Facebook Named On Burmese ‘Dirty List’


The human rights pressure group Burma Campaign UK has published a so-called ‘dirty list’ of companies continuing to do business with the military in Burma. Facebook, Toshiba, and VISA are amongst the 49 international companies that are ‘named and shamed’ for links to the Burmese military’s human rights abuses of Burma’s Rohingya Muslim population.

In a statement realised online, Burma Campaign UK said that their publication of the list was done “in order to highlight the role of international companies in assisting the military to continue to commit human rights violations, and to highlight the role of international companies which operate in the country in a way that contributes to human rights violations and environmental destruction.” They further stated that the list is “an ongoing project,” that will be “regularly updated.”

Burma Campaign UK is a non-governmental organization that works to promote ‘”human rights, democracy, and development” in Burma. It is particularly concerned with revealing and addressing abuses committed by the Burmese military. The organization is also critical of the Burmese Prime Minister, Aung San Suu Kyi, for human rights abuses such as the marginalization of ethnic minorities, imprisonment of journalists and harsh sentencing of peaceful protestors. The organization also urges the referral of Burma to the International Criminal Court for investigation of accusations of a genocide of its Rohingya Muslim population in 2017.

The ‘dirty list’ that was released on Monday names some of the world’s largest companies as ones that are continuing to provide vital services to the Burmese military. The companies named span the world, with names included from the U.S.A., UK, France, Switzerland, China, India, Japan, Korea, Belgium, Russia, the Philippines, Singapore, and Thailand.

Facebook is one of three American companies named. The list accuses the world’s fifth-largest company as having “allowed its platform to be used to incite hatred and violence of minorities in Burma.” Facebook’s hosting of the official Burmese government and military pages is cited as a particular concern. These pages have been used to circulate images such as a ‘Fake Rape’ poster, which denied independently verified claims of rape of Rohingya women by the Burmese military. In a statement to The Guardian, Facebook said: “We have invested heavily in people, technology and partnerships to examine and address the abuse of Facebook in Myanmar.” Along with banning 20 Burmese individuals and organizations from using Facebook, it also confirmed that it had “taken down pages and accounts that were covertly pushing the messages of the Myanmar military.”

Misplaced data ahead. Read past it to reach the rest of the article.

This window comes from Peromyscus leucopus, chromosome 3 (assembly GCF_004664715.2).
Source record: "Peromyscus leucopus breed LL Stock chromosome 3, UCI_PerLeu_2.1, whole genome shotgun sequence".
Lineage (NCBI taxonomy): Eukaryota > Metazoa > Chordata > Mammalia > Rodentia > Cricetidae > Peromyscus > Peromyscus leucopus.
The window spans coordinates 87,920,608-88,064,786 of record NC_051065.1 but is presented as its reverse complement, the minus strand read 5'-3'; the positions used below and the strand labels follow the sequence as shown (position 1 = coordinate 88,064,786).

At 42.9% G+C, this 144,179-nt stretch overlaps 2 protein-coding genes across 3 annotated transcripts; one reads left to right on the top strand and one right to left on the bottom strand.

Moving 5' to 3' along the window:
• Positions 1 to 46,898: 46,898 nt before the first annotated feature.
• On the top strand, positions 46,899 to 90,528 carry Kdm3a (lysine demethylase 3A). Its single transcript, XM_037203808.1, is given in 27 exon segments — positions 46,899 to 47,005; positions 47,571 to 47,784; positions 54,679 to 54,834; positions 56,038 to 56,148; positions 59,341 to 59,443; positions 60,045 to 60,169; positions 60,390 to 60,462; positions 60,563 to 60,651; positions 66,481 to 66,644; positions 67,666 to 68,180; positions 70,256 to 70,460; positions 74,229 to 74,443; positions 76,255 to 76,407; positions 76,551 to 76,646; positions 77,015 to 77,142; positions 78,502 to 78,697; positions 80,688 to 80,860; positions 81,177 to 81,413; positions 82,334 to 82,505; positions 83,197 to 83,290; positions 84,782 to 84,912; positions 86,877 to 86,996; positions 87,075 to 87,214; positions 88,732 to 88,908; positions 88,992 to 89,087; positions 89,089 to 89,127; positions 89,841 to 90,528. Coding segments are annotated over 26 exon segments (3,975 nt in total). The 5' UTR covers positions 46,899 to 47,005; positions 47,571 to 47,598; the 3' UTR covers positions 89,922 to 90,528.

16 of the companies named are Chinese. Organizations such as the Aviation Industry Corporation of China and China Aerospace Science and Technology are accused of selling missiles, drones, and arms to the Burmese military.

Burma Campaign UK’s publication of this list is an important part of its campaign to raise awareness of the international implications of Burmese politics. The list’s identification of companies from across the world makes it clear that the political situation in Burma is sustained by global roots. In particular, the list’s identification of two UK companies should have particular relevance for an organization that aims to influence and change the direction of UK Burmese policy.